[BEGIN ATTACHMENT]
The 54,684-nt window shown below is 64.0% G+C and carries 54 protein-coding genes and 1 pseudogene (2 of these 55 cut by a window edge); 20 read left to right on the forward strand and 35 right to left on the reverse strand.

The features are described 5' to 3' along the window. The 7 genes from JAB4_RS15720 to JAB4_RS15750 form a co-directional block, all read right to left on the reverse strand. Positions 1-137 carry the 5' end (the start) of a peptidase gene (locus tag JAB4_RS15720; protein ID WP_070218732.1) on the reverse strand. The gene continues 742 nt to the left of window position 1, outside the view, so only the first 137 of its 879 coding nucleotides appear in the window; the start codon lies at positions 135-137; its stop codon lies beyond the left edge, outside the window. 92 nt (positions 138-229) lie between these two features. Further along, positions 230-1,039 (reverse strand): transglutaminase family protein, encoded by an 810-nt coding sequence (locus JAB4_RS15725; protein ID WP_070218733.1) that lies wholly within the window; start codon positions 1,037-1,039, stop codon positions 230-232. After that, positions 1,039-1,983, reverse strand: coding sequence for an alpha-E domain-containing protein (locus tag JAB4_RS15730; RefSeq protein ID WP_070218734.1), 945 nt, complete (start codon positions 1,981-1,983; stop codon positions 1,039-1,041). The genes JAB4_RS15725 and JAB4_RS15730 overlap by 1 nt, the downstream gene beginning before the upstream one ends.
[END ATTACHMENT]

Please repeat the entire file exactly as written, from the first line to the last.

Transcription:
The 54,684-nt window shown below is 64.0% G+C and carries 54 protein-coding genes and 1 pseudogene (2 of these 55 cut by a window edge); 20 read left to right on the forward strand and 35 right to left on the reverse strand.

The features are described 5' to 3' along the window. The 7 genes from JAB4_RS15720 to JAB4_RS15750 form a co-directional block, all read right to left on the reverse strand. Positions 1-137 carry the 5' end (the start) of a peptidase gene (locus tag JAB4_RS15720; protein ID WP_070218732.1) on the reverse strand. The gene continues 742 nt to the left of window position 1, outside the view, so only the first 137 of its 879 coding nucleotides appear in the window; the start codon lies at positions 135-137; its stop codon lies beyond the left edge, outside the window. 92 nt (positions 138-229) lie between these two features. Further along, positions 230-1,039 (reverse strand): transglutaminase family protein, encoded by an 810-nt coding sequence (locus JAB4_RS15725; protein ID WP_070218733.1) that lies wholly within the window; start codon positions 1,037-1,039, stop codon positions 230-232. After that, positions 1,039-1,983, reverse strand: coding sequence for an alpha-E domain-containing protein (locus tag JAB4_RS15730; RefSeq protein ID WP_070218734.1), 945 nt, complete (start codon positions 1,981-1,983; stop codon positions 1,039-1,041). The genes JAB4_RS15725 and JAB4_RS15730 overlap by 1 nt, the downstream gene beginning before the upstream one ends.